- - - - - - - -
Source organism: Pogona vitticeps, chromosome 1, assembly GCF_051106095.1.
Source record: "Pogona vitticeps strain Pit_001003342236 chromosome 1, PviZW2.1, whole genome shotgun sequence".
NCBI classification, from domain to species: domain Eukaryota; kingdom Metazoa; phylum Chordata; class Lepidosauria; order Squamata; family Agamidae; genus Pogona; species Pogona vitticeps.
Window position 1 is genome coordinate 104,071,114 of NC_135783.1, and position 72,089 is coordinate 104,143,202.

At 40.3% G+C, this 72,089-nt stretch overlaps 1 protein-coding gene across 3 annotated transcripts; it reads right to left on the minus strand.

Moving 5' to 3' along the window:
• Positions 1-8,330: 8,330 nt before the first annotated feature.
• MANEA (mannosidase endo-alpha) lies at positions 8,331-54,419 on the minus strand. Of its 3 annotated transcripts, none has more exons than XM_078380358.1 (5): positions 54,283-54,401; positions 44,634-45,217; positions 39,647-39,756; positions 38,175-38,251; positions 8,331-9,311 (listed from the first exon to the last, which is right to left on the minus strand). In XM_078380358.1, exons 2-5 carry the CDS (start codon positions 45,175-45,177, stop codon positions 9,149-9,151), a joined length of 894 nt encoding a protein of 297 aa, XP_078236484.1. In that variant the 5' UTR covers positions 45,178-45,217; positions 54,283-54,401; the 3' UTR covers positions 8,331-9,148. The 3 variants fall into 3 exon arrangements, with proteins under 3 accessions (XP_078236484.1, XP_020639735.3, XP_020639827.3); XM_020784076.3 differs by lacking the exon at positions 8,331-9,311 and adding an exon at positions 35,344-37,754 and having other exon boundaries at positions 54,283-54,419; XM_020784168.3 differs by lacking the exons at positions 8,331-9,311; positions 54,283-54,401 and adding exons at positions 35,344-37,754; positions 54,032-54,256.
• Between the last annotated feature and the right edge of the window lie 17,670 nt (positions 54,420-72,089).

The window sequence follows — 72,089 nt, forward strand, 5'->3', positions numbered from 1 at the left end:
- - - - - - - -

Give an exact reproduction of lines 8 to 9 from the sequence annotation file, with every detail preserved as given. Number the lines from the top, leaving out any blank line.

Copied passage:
• MANEA (mannosidase endo-alpha) lies at positions 8,331-54,419 on the minus strand. Of its 3 annotated transcripts, none has more exons than XM_078380358.1 (5): positions 54,283-54,401; positions 44,634-45,217; positions 39,647-39,756; positions 38,175-38,251; positions 8,331-9,311 (listed from the first exon to the last, which is right to left on the minus strand). In XM_078380358.1, exons 2-5 carry the CDS (start codon positions 45,175-45,177, stop codon positions 9,149-9,151), a joined length of 894 nt encoding a protein of 297 aa, XP_078236484.1. In that variant the 5' UTR covers positions 45,178-45,217; positions 54,283-54,401; the 3' UTR covers positions 8,331-9,148. The 3 variants fall into 3 exon arrangements, with proteins under 3 accessions (XP_078236484.1, XP_020639735.3, XP_020639827.3); XM_020784076.3 differs by lacking the exon at positions 8,331-9,311 and adding an exon at positions 35,344-37,754 and having other exon boundaries at positions 54,283-54,419; XM_020784168.3 differs by lacking the exons at positions 8,331-9,311; positions 54,283-54,401 and adding exons at positions 35,344-37,754; positions 54,032-54,256.
• Between the last annotated feature and the right edge of the window lie 17,670 nt (positions 54,420-72,089).